Thursday, 11 June 2009

Philippine mining investments to hit $628m

Othel V. Campos
Manila Standard

INVESTMENTS in the Philippine mining sector is projected to hit $628 million this year, up 9 percent from $577 million in 2008, a government official said yesterday.

“We’re still bullish. Metal prices are on the rebound like copper, gold and nickel,” said Mines and Geosciences Bureau director Horacio Ramos, noting that cumulative investments had reached $2.11 billion since the mining was revived in 2004.

He said the government was confident of reaching its goal of generating $10 billion to $12 billion in cumulative investments by 2013.

Ramos said about one-fourth of the projected investments this year, or $157 million, were realized in the first quarter.

Expansion projects include the Palawan HAPL nickel, Rapu-Rapu, Canatuan silver-gold, Sto. Tomas copper, Teresa gold, Berong nickel, Maco nickel, SIRC nickel, PASAR copper smelter; Philsaga Co-o gold and the Acoje nickel of Euro Nickel and Rusina Mining.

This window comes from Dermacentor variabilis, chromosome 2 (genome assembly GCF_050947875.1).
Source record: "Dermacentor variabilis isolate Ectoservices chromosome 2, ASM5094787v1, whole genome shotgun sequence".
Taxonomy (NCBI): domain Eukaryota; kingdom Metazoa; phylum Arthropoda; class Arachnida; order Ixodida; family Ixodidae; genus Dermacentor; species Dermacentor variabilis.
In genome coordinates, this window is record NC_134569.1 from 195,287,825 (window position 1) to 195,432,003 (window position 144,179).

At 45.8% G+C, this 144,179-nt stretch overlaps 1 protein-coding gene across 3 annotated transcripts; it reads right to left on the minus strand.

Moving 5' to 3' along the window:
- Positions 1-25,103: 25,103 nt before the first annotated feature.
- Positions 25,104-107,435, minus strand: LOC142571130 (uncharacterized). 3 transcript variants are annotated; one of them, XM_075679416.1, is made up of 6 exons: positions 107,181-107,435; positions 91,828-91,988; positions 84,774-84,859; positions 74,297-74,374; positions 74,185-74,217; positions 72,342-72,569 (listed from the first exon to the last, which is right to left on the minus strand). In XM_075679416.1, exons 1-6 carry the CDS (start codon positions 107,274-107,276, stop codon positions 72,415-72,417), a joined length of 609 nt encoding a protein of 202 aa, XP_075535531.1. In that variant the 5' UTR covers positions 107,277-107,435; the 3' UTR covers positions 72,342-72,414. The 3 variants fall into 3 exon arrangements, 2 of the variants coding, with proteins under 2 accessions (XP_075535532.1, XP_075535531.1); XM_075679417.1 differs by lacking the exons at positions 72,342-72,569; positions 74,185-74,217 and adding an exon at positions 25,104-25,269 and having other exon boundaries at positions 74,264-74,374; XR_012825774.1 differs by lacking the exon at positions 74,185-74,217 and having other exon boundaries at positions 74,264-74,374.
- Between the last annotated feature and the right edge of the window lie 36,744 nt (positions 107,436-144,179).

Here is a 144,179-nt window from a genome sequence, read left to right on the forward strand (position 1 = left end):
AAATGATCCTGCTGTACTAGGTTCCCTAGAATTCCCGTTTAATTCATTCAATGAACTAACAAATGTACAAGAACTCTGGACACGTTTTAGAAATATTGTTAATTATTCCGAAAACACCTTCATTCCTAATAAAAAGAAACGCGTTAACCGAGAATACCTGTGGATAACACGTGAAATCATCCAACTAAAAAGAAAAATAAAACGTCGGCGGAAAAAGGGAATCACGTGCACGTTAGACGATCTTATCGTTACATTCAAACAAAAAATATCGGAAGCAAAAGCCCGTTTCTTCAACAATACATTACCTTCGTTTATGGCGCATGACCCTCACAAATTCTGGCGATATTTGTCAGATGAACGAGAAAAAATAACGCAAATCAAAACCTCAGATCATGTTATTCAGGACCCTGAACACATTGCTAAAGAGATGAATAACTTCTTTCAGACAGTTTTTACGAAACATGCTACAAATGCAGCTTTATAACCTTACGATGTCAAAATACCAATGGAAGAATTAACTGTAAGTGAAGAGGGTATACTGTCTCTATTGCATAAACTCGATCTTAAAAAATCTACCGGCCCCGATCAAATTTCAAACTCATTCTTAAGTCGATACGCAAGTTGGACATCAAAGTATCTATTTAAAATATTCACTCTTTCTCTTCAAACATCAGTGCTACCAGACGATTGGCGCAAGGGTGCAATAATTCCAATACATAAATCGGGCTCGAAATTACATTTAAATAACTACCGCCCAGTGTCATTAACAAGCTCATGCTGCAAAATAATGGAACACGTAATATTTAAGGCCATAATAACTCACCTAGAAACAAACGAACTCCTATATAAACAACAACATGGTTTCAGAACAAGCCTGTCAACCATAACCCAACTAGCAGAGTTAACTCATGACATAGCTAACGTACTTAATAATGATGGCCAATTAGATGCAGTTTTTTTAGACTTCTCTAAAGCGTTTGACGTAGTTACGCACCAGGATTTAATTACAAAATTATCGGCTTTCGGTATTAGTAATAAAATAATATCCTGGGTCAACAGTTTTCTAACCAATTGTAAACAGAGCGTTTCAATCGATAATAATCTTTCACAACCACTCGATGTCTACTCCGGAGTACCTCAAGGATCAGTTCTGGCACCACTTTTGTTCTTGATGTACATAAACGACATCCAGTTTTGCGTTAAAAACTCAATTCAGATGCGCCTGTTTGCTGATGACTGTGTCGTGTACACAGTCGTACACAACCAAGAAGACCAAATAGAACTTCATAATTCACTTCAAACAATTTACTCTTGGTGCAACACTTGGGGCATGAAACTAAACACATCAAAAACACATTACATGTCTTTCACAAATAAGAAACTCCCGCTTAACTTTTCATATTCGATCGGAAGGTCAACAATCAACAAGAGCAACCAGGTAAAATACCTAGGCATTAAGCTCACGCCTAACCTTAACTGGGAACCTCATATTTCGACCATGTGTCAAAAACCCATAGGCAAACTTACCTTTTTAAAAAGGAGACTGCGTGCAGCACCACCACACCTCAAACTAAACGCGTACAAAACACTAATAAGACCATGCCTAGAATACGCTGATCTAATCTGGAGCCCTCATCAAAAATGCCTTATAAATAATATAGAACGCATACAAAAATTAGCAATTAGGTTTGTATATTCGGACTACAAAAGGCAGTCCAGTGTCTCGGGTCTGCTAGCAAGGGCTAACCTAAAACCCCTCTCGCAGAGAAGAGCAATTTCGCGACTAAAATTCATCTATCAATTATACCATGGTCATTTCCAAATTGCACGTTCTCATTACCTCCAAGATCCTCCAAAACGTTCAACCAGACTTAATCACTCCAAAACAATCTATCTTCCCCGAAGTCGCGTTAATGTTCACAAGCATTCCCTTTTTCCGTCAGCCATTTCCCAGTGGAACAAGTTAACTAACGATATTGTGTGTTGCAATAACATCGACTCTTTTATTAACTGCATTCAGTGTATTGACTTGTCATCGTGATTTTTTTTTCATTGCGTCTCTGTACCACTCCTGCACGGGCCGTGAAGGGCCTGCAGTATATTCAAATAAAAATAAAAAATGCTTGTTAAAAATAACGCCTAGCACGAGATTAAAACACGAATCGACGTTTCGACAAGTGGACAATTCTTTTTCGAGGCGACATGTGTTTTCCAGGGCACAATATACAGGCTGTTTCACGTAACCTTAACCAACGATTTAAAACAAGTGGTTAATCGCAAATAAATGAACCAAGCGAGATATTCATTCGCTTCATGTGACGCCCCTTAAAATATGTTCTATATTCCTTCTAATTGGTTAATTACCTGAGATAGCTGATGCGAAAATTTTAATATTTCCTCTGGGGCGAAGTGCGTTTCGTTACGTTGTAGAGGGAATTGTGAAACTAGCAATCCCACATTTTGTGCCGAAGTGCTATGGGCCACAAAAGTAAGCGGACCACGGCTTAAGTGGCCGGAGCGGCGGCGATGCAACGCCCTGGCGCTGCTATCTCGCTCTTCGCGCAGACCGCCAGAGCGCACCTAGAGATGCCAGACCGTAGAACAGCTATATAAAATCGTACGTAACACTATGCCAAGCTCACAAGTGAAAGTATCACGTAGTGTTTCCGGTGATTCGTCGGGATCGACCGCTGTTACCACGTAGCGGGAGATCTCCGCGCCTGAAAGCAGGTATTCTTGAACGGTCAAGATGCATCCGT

Projects that are on the construction and development stage are the Carmen copper, Palawan HPAL nickel line 2, Masbate gold, Canatuan base metal, Iligan ferronickel smelter plant, Manticao ferronickel smelter, Isabela nickel, Philsaga gold expansion and Acoje nickel heap leach.

Those in the feasibility and financing stage are the Tampakan copper project, Surigao Sumitomo HPAL, Boyongan copper, Itogon gold, Nonoc nickel, Mindoro nickel, Akle cement, Runruno gold, Far Southeast gold, and King-King copper-gold project.

There are about seven projects in the advanced exploration stage, three of which are directly managed by the government.

The Mining Bureau remains keen on achieving a “mining country” status by 2011.

1 comment:

  1. Hi there,

    i think the DENR-MGB is overly optimistic about the projected mining investments in the Philippines.

    In the past four years, the Philippines has never met the target investments in mining. Much so for 2009, when the financial crunch would have hit the international large-scale mining companies.

    Also, we know that Philsaga has failed to secure the consent of the provincial government of Agusan del Norte, so there won't be too much progress on that. Similarly, the Canatuan project in Zamboanga del Norte is grappling with lack of investors and the continued resistance of the Subanens (indigenous peoples) in the area.

    THe government, particularly the DENR, is now in a desperate situation, where they have to project that they did not make a blundering decision in revitalizing the mineral industry in the Philippines.

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